Don Kelly, a retired Director at the USPTO, was a tireless champion for the individual inventor. In every lecture or presentation he gave he offered one piece of advice – “Do your homework.” There are so many aspects of doing your homework, it has taken most inventors a number of years to fully understand the basics of that concept. The following information is just a beginning. Each individual inventor should take advantage of as much information as possible prior to starting their journey into the world of inventing, innovating, marketing or commercializing their idea.

Before you begin any aspect of this journey you need to do was much research as possible.First, understand your market. Don’t just say that everyone will want one of what I have as an idea because this is just not true or realistic. Realize that some folks want red an others want blue or purple of black. It is amazing that color or shape can make such a difference in what people purchase. What may be beautiful to an inventor could be the ugly duckling to the purchasing public.  Learn more about understanding your audience.

What is the purpose of your invention? This does not mean what it does, what it is or how it is used. This means what do you as the inventor see as it’s reason for being. Let’s take an example. Josh Malone invented a product called “Bunch O Balloons” which is doing remarkably well for him. He relayed his story about why he invented this product. He has eight children and lives in Texas where it is very hot in the summer. One of the things he and his family enjoy is having water balloon fights. They used to fill each balloon individually with water but quickly became tired of this chore. Josh wanted to find a way to fill balloons quickly so he invented his “Bunch O Balloons.” The purpose of his invention was to fill multiple balloons a quickly as possible.

Knowing the purpose of our inventions allows us to see where it might fit in the marketplace. This is important because every inventor I have ever met wants to earn a profit from their invention. Josh invented a new system of filling balloons with water so what did he have to replace or supplant with his product? How did he see his product fitting on the shelf at the big box toy stores and elsewhere? These were all questions he needed to answer before he started to take the important steps of protecting his invention.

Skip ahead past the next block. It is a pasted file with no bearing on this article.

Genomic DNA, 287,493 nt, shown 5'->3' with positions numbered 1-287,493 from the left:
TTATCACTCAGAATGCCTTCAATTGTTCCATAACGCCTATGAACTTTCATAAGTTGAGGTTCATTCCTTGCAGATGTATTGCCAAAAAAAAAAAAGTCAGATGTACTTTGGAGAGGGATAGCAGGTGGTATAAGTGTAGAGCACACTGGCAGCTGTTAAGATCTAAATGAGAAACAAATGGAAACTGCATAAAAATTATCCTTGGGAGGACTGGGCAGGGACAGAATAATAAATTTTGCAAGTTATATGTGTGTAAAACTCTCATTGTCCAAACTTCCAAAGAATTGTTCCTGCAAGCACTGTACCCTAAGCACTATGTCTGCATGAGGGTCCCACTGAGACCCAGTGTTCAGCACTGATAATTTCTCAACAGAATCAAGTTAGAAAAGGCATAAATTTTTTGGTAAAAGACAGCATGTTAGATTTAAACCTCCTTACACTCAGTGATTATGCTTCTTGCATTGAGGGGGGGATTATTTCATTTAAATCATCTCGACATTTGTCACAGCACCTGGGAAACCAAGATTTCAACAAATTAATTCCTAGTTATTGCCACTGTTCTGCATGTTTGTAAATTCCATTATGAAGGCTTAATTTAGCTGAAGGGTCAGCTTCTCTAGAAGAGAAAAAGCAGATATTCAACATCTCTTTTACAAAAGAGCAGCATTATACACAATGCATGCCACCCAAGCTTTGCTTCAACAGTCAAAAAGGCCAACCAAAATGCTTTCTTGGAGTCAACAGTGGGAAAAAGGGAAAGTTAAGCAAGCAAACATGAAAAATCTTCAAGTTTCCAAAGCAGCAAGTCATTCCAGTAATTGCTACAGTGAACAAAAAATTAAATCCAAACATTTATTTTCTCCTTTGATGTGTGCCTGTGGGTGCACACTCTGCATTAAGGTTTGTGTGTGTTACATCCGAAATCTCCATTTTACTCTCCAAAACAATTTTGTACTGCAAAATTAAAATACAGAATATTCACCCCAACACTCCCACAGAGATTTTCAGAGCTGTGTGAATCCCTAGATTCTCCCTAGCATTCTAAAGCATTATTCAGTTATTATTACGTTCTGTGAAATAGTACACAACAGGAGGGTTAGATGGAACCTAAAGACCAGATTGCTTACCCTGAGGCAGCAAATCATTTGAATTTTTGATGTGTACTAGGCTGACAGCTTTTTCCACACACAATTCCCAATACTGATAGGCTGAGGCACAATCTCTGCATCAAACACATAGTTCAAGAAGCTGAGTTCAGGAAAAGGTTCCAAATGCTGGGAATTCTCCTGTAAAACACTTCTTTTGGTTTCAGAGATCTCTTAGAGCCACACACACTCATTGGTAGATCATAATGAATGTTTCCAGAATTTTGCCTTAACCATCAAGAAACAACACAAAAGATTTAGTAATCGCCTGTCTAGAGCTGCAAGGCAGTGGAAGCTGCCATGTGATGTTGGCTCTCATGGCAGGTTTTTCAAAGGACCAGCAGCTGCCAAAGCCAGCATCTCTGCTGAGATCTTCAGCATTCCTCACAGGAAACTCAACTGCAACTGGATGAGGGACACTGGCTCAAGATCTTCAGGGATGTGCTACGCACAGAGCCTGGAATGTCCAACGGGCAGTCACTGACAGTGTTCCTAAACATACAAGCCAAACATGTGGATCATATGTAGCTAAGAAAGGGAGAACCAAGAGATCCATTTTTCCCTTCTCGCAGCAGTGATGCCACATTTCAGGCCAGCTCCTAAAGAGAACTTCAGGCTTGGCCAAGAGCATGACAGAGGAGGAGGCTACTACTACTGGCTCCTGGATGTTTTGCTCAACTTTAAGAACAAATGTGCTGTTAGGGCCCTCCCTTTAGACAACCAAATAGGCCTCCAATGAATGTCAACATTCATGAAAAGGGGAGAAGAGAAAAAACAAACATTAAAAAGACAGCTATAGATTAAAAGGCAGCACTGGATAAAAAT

Determine your freedom to operate. Another important result from checking out the competition is finding out if you have the freedom to operate. What does freedom to operate mean? It refers to the ability to put a product in the marketplace without infringing on an existing patent. This is extremely important. Although you might be able receive a patent for an invention does not mean you can actually practice that invention in the marketplace. How, you might ask, can this be? If there is an existing patent for an invention that someone makes an improvement on and then puts the product on the market they might be sued for infringement because they must use the known product as the base for the new product. In other words, the patent for the original invention controls because the improvement only provides protection for the improvement, not the original invention. This way the patent holder for the original invention can limit the competition within the framework of the protections granted in the original patent.

You need to know if there is any potential profit available for the invention. Here is where some real in-depth research comes into play. What price for the new product would make it competitive? How much does it cost per unit to produce the invention? Is there any way that the cost to produce and the cost of the product can work together? Don’t spend $10 to produce each unit if you want to sell the product for $12.99.  This is just not realistic. If the sales cost is $12.99 on the shelf, then you should think of a production cost of around $3.50 at most. Remember that economy of scale enters into the picture when you are figuring cost to produce, etc. The more you produce equals a lower cost per unit.

An inventor who had an idea recently said his research showed it had the potential of over a million dollars a year in profit. Many people would be skeptical of the projections he was providing. However, he provided fact and figures on the number of potential products sold in the US and worldwide. He had figured the cost for the product and service he was trying to replace and worked backwards to estimate his profit per unit of his product. Using only a small portion of the existing market he was able to show how his profit margin could realistically reach a million dollars per year.  He had done his homework to show the potential need and market for this invention. A limited amount of products invented by independent inventors will start out with a projection of millions of dollars a year.

Once you have done your market and financial homework it is time to decide if you should or can protect your invention.  To make a better decision you will need to decide on the type of protection you need. You will also need to make a decision if your product is a long-term product or something that has a relatively short shelf life. If you decide that you have a product with a life span of more than a year or two you may need to apply for a patent. You may also need to register the product name as a trademark. If you will have a website, product packaging or any written material associated with your product you will need to register to copyright that material. Finally, you will need to decide if anything that is associated with the product or in the making of your product is something that you don’t want anyone to know about you may need to create trade secret protection.